It seems like every few weeks I’m back to the “Hotel”! In fact, I probably get as many requests to learn this song as any other. I love teaching it because it has so much to offer the developing guitarist.
For early to mid-level beginners, you can capo at fret 7 and work on strumming the chords in the key of Em. For late beginners working on barre chords, you can play without a capo in the key of Bm and incorporate Bm and F#. And finally, for intermediate players who want a soloing challenge, this song is simply one of the best tunes you can learn and was featured in my 10 “Must Know” Guitar Solos.
Make it a project and soak up the awesomeness!
“Drunk On You” by Luke Bryan
After learning this country hit for my band, I realized it would be great for my acoustic students. For early beginners, you can keep the strumming simple with standard chords like G, Cadd9, Em and D. To up the challenge for late beginners, add in the syncopated aspects of the strum pattern as heard on the recording. For electric players, it also has a cool thematic riff and a pretty sweet solo!
“Little Wing” by Jimi Hendrix
Another classic featured in my 10 “Must Know” Guitar Solos, “Little Wing” is quintessential clean, r&b-style Hendrix. Jimi makes it sound easy, but it is deceptively difficult to play cleanly and to make it flow. Learning the intro to this song is as worthwhile a project as just about any tune you can think of.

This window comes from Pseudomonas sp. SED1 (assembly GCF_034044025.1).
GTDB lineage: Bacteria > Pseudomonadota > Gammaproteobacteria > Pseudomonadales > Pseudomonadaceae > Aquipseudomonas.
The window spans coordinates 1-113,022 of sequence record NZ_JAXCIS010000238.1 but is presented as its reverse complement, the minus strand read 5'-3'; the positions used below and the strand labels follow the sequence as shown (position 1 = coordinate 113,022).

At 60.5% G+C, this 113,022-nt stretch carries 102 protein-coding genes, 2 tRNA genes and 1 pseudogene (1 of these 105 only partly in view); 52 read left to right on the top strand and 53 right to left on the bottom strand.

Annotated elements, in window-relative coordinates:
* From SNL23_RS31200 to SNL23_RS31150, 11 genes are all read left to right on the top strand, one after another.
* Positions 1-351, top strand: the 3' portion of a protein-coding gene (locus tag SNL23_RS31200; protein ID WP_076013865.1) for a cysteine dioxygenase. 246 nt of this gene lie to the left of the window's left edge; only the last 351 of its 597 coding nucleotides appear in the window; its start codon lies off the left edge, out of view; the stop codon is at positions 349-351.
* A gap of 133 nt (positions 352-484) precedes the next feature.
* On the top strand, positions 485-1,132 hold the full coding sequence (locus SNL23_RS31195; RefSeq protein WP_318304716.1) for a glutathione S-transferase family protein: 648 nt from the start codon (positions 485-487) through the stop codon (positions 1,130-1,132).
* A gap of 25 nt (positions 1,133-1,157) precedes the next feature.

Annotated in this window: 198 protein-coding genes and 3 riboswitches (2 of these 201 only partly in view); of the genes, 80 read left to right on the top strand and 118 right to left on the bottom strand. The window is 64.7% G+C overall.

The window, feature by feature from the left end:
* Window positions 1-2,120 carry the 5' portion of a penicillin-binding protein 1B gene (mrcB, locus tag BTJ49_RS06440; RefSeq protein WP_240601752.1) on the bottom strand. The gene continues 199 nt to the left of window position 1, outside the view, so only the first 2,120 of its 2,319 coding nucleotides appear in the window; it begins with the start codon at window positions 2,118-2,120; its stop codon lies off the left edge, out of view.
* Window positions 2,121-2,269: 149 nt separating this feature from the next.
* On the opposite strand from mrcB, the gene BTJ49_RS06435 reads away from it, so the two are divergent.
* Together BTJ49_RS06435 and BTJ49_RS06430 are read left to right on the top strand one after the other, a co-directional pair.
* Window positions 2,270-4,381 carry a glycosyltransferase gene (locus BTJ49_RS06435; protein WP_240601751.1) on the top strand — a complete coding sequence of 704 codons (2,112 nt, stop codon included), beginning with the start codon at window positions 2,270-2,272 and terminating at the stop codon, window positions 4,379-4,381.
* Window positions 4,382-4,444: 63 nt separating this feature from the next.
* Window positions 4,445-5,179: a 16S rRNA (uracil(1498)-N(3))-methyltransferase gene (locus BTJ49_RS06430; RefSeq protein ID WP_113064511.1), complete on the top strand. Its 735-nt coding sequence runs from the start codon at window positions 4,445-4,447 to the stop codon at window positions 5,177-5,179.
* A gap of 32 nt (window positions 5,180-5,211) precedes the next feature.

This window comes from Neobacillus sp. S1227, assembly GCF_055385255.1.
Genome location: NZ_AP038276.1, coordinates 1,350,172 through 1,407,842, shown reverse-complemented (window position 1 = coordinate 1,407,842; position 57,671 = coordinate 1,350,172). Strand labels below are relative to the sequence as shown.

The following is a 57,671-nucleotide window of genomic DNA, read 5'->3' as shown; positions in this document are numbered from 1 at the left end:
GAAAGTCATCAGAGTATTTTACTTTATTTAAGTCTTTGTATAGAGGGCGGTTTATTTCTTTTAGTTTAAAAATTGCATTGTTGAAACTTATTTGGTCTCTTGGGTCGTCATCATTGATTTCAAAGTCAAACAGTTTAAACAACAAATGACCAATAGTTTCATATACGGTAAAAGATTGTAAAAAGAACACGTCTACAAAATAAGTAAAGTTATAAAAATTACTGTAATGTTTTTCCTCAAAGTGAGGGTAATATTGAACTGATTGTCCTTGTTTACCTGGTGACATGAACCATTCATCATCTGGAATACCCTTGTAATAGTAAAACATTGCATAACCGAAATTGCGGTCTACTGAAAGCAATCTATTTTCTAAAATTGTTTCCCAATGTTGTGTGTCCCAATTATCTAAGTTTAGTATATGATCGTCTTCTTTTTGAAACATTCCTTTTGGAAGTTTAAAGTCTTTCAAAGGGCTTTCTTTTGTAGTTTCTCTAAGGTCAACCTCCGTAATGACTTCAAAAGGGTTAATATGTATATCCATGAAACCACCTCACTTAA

“Give a Little Bit” by Supertramp
This Supertramp classic is a fantastic project for the intermediate-level acoustic guitar student. It features a nice combination of straight 16th-note and syncopated strumming, as well as a few barre shapes and some moveable shapes that travel the length of the fretboard. You’ll probably need to invest some time into this one, but it is totally worth it and a lot of fun to play!
“Locked Out of Heaven” by Bruno Mars
For my money, Bruno Mars is one of the truly talented performers in pop music today. He can do it all – sing, dance, play guitar and write hit songs. This chart-topper is a great vehicle for electric guitarists to work on barre shapes, especially when they incorporate the “squeeze and release” left hand muting technique. This keeps the chords poppin’ and authentic.
“I Want You Back” by The Jackson 5 and “Sir Duke” by Stevie Wonder
My bass student has graduated to more complex and challenging tunes, so we broke out the classic r&b! The Jackson’s hit was played by one of the most influential bassists in history, James Jamerson. He was the backbone behind the “Motown Sound” and plays some incredible lines on “I Want You Back”, with heavy doses of syncopation and chromaticism.
In “Sir Duke”, the genius of Stevie Wonder is evident from start to finish: wicked, bluesy pentatonic chops on the instrumental break, lots of samba-style root-5 work in the verses and choruses, and some strategic chromaticism give this song a little bit of everything. The world-class bass part was played by Nathan Watts, a disciple of Jamerson.
The Songs From the Guitar Studio Series
Wanna check out some of the earlier volumes of this series? Need some new inspiration? Follow the links!
QUESTION: Got any song suggestions for other beginner-intermediate players? Leave a comment below!